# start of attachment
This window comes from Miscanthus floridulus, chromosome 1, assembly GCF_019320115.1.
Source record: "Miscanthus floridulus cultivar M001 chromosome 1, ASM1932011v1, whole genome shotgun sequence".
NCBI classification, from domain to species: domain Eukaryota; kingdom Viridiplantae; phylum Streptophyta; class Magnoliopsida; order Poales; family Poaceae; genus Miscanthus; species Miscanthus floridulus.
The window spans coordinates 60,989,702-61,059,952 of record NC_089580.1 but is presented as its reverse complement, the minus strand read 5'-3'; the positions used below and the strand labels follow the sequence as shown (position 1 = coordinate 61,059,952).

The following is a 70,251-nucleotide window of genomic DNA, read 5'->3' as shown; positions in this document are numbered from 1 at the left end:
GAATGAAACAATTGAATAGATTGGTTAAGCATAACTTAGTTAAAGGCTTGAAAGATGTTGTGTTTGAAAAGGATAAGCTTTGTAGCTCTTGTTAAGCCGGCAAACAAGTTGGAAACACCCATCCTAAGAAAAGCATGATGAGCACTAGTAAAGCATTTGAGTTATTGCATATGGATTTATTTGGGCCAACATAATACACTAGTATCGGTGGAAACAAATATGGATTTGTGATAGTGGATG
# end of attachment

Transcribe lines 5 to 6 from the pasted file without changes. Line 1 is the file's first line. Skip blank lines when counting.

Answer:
The following is a 70,251-nucleotide window of genomic DNA, read 5'->3' as shown; positions in this document are numbered from 1 at the left end:
GAATGAAACAATTGAATAGATTGGTTAAGCATAACTTAGTTAAAGGCTTGAAAGATGTTGTGTTTGAAAAGGATAAGCTTTGTAGCTCTTGTTAAGCCGGCAAACAAGTTGGAAACACCCATCCTAAGAAAAGCATGATGAGCACTAGTAAAGCATTTGAGTTATTGCATATGGATTTATTTGGGCCAACATAATACACTAGTATCGGTGGAAACAAATATGGATTTGTGATAGTGGATG